Steven Green’s account of Roman astrological discourse under Augustus focuses on a contradictory (and arguably hypocritical) pattern of behavior, in which the emperor both celebrated horoscopic astrology—insofar as it pertained to himself—and restricted its practice—insofar as it pertained to others. Green’s thesis is that this contradictory complex between what he calls astrological “disclosure” and “discretion” finds widespread and varied expression in Augustan literature.
Part 1 of the book consists of a long chapter on Manilius’ Astronomica, a text that provides an illuminating case study for Green’s methodology. Green works sequentially through each of Manilius’ five books in order to track what he sees as a progressive breakdown in the relationship between teacher and student. This breakdown is then explained with reference to the poet’s conflicting impulses toward disclosure and discretion: Manilius’ “discretion”—that is, his unwillingness, in the face of political pressure, to offer a complete astrological lesson—results in the failure of the work as an act of didactic disclosure, a failure given forceful expression by the student’s frustrated “outbursts” at 4.387–9 and 4.869–72.1 It has to be said that Green’s reading of Manilius produces a rather dispiriting image of the poet: a teacher who deliberately vitiates his own lesson in response to censorious political pressure, enabling him to better “[serve] the interests’ of the emperor” (p. 59). “Discretion” may seem an odd word with which to describe such self-censorship. Nevertheless, Green’s reading has the notable benefit of explaining a famously difficult problem of the poem, the apparent incompleteness of its teaching, as a deliberate feature of Manilius’ technique, and without doubt constitutes a valuable contribution to the expanding field of Manilian studies.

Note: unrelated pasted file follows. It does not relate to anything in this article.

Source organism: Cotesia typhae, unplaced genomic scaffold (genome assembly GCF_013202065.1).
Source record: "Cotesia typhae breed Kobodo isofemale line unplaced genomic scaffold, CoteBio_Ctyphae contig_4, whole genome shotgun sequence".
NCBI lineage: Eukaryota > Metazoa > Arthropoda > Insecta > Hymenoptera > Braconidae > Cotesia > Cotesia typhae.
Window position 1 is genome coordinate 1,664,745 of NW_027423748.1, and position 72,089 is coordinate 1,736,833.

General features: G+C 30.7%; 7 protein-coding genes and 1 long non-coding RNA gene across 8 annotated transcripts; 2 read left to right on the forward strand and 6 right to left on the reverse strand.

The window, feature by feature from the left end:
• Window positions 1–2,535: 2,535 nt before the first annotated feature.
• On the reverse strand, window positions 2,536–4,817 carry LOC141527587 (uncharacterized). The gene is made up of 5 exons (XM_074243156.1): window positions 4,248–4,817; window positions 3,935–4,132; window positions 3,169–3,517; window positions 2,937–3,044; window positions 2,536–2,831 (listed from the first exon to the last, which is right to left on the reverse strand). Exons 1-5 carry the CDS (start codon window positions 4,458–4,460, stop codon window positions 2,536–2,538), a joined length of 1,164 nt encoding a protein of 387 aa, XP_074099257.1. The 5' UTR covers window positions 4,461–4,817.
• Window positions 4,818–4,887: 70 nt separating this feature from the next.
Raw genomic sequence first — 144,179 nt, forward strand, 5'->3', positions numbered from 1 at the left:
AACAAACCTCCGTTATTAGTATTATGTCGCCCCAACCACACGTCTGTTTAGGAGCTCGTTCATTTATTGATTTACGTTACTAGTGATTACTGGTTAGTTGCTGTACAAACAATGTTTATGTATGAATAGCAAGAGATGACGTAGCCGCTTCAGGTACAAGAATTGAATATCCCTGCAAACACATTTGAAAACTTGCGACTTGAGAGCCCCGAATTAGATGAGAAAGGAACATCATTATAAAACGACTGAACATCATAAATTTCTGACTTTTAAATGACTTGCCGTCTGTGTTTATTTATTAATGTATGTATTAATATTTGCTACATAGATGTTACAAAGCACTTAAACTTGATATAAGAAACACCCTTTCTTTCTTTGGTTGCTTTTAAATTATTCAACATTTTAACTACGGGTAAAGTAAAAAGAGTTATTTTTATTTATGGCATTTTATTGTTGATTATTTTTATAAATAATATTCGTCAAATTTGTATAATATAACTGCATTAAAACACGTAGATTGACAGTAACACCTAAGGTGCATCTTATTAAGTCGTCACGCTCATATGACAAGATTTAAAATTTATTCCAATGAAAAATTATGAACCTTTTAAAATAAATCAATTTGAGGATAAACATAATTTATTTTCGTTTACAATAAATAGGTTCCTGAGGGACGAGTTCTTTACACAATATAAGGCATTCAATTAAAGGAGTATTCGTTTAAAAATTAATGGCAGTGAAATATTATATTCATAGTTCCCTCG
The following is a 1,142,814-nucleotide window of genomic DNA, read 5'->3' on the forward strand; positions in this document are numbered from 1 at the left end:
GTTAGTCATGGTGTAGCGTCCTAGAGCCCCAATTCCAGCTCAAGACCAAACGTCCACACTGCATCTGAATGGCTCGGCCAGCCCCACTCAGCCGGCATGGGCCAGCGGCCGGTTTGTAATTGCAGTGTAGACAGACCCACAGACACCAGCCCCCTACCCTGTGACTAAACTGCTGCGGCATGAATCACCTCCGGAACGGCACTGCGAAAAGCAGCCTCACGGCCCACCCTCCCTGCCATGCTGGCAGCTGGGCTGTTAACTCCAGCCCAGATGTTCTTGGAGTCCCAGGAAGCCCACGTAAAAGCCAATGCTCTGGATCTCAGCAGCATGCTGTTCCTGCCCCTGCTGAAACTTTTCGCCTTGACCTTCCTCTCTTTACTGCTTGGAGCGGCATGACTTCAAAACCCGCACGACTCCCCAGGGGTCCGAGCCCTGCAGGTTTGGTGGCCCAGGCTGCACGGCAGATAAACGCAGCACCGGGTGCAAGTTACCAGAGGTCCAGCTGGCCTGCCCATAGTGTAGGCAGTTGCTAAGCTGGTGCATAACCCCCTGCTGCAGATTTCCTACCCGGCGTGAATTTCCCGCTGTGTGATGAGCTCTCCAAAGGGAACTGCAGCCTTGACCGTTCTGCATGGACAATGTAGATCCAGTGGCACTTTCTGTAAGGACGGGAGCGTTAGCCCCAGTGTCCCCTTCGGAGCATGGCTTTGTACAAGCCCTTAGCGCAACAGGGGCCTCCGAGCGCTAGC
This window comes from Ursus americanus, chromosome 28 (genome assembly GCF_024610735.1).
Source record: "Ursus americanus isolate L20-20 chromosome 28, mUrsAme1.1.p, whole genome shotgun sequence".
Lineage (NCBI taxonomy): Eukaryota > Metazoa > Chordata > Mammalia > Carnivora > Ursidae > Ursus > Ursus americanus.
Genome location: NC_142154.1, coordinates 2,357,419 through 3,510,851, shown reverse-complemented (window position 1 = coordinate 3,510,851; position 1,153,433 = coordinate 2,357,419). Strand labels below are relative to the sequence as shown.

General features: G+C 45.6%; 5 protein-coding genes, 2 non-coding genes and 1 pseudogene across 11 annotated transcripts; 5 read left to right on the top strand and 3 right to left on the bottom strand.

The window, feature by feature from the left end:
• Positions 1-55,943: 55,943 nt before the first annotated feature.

Part 2 contains chapters 3 and 4, the first dealing with the rise of private intellectual interest in astrology at Rome leading up to the appearance of Caesar's comet in July of 44 BC, and the second exploring the varying attitudes to astrology expressed in Cicero's treatises De Divinatione and De Fato. Chapter 3 contains a number of enlightening passages, chief among them an argument for the publication of Augustus’ horoscope well before AD 11, the date implied by Cassius Dio (pp. 72–74).2 In chapter 4, Green contrasts the treatment of astrology in De Divinatione 2 and De Fato, emphasizing the apparent softening of Cicero’s attitude to astrology between the two works. So, while the character of Marcus in De Divinatione 2 (whose views, Green forcefully argues, should be understood as overlapping with those of Cicero himself) expresses vociferous criticism of astrology as a foreign practice whose claims cannot stand up to rigorous philosophical scrutiny (pp.85–86), in De Fato Cicero adopts a softer position according to which “the stars may exert some influence on mortals” (p. 88). Green identifies the new political significance of astrology following the appearance of Caesar’s comet as a possible explanation for what caused the change in Cicero’s attitudes between De Divinatione and De Fato and suggests accordingly that De Fato was still being written in the aftermath of the comet of July 44 BC (p. 87).